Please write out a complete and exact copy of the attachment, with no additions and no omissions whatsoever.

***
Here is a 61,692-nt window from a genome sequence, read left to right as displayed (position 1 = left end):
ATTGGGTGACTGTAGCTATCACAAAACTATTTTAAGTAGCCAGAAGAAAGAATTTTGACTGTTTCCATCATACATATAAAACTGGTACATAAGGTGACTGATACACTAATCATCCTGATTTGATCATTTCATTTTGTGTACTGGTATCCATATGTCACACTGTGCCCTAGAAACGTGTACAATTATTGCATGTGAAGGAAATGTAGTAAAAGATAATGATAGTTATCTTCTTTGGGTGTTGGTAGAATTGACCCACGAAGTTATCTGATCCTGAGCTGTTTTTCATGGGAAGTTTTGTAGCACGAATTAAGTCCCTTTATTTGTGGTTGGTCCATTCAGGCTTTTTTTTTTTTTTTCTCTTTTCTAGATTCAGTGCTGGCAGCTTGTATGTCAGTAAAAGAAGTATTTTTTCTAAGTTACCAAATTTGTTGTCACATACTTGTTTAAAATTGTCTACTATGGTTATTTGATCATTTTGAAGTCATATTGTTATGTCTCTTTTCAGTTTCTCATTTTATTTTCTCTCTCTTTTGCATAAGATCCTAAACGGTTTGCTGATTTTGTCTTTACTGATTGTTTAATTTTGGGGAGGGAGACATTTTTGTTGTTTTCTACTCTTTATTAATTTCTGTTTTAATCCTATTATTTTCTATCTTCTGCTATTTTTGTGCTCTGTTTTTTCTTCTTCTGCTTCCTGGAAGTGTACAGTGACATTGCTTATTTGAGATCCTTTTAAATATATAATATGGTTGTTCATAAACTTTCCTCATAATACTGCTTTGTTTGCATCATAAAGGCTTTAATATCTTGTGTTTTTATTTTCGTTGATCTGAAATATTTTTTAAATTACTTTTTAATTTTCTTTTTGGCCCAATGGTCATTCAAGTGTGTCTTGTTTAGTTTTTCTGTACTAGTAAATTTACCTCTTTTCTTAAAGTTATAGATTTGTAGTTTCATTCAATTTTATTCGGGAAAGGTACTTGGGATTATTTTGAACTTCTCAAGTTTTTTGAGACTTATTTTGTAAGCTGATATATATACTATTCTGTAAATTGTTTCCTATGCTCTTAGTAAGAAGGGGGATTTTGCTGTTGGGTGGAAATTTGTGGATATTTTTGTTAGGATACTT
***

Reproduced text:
Here is a 61,692-nt window from a genome sequence, read left to right as displayed (position 1 = left end):
ATTGGGTGACTGTAGCTATCACAAAACTATTTTAAGTAGCCAGAAGAAAGAATTTTGACTGTTTCCATCATACATATAAAACTGGTACATAAGGTGACTGATACACTAATCATCCTGATTTGATCATTTCATTTTGTGTACTGGTATCCATATGTCACACTGTGCCCTAGAAACGTGTACAATTATTGCATGTGAAGGAAATGTAGTAAAAGATAATGATAGTTATCTTCTTTGGGTGTTGGTAGAATTGACCCACGAAGTTATCTGATCCTGAGCTGTTTTTCATGGGAAGTTTTGTAGCACGAATTAAGTCCCTTTATTTGTGGTTGGTCCATTCAGGCTTTTTTTTTTTTTTTCTCTTTTCTAGATTCAGTGCTGGCAGCTTGTATGTCAGTAAAAGAAGTATTTTTTCTAAGTTACCAAATTTGTTGTCACATACTTGTTTAAAATTGTCTACTATGGTTATTTGATCATTTTGAAGTCATATTGTTATGTCTCTTTTCAGTTTCTCATTTTATTTTCTCTCTCTTTTGCATAAGATCCTAAACGGTTTGCTGATTTTGTCTTTACTGATTGTTTAATTTTGGGGAGGGAGACATTTTTGTTGTTTTCTACTCTTTATTAATTTCTGTTTTAATCCTATTATTTTCTATCTTCTGCTATTTTTGTGCTCTGTTTTTTCTTCTTCTGCTTCCTGGAAGTGTACAGTGACATTGCTTATTTGAGATCCTTTTAAATATATAATATGGTTGTTCATAAACTTTCCTCATAATACTGCTTTGTTTGCATCATAAAGGCTTTAATATCTTGTGTTTTTATTTTCGTTGATCTGAAATATTTTTTAAATTACTTTTTAATTTTCTTTTTGGCCCAATGGTCATTCAAGTGTGTCTTGTTTAGTTTTTCTGTACTAGTAAATTTACCTCTTTTCTTAAAGTTATAGATTTGTAGTTTCATTCAATTTTATTCGGGAAAGGTACTTGGGATTATTTTGAACTTCTCAAGTTTTTTGAGACTTATTTTGTAAGCTGATATATATACTATTCTGTAAATTGTTTCCTATGCTCTTAGTAAGAAGGGGGATTTTGCTGTTGGGTGGAAATTTGTGGATATTTTTGTTAGGATACTT